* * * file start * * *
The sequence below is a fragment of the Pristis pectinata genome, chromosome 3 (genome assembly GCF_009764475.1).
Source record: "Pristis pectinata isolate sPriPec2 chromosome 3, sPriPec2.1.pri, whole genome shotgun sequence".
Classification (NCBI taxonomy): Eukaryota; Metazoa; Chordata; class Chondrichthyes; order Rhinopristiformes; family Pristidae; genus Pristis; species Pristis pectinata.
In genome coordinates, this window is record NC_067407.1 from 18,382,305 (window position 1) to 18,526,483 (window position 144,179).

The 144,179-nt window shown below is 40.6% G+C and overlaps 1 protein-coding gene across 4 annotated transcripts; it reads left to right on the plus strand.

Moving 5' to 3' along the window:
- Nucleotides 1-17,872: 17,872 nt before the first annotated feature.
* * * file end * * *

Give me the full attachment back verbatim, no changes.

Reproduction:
The sequence below is a fragment of the Pristis pectinata genome, chromosome 3 (genome assembly GCF_009764475.1).
Source record: "Pristis pectinata isolate sPriPec2 chromosome 3, sPriPec2.1.pri, whole genome shotgun sequence".
Classification (NCBI taxonomy): Eukaryota; Metazoa; Chordata; class Chondrichthyes; order Rhinopristiformes; family Pristidae; genus Pristis; species Pristis pectinata.
In genome coordinates, this window is record NC_067407.1 from 18,382,305 (window position 1) to 18,526,483 (window position 144,179).

The 144,179-nt window shown below is 40.6% G+C and overlaps 1 protein-coding gene across 4 annotated transcripts; it reads left to right on the plus strand.

Moving 5' to 3' along the window:
- Nucleotides 1-17,872: 17,872 nt before the first annotated feature.